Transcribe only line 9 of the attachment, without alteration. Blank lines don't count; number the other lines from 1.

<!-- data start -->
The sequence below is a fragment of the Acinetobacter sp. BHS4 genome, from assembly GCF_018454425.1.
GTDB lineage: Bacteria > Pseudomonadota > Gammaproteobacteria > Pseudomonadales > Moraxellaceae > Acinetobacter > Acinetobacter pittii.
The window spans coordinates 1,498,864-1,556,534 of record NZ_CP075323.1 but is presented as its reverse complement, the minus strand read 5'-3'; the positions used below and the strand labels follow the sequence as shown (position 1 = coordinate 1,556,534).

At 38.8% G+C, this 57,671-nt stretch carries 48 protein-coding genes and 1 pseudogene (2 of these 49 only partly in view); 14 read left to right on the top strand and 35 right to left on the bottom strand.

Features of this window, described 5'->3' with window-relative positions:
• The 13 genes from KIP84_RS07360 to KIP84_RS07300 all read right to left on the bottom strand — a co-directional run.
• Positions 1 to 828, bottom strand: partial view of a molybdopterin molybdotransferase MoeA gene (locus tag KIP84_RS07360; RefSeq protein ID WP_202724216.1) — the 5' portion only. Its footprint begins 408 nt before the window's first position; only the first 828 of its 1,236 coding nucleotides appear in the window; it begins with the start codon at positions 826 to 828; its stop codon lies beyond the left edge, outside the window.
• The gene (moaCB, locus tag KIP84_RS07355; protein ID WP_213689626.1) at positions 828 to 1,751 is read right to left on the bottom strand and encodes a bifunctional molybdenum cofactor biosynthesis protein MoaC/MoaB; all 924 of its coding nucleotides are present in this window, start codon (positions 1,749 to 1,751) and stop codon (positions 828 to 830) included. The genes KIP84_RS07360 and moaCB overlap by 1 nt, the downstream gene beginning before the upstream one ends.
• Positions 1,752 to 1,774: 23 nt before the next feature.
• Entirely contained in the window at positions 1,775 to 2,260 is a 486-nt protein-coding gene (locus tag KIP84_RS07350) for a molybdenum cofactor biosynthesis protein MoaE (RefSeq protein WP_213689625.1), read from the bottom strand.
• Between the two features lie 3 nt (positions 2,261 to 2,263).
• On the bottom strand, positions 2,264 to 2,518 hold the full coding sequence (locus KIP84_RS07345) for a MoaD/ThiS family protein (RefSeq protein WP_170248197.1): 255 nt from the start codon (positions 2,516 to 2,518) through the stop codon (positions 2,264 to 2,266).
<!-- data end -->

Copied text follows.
• Positions 1,752 to 1,774: 23 nt before the next feature.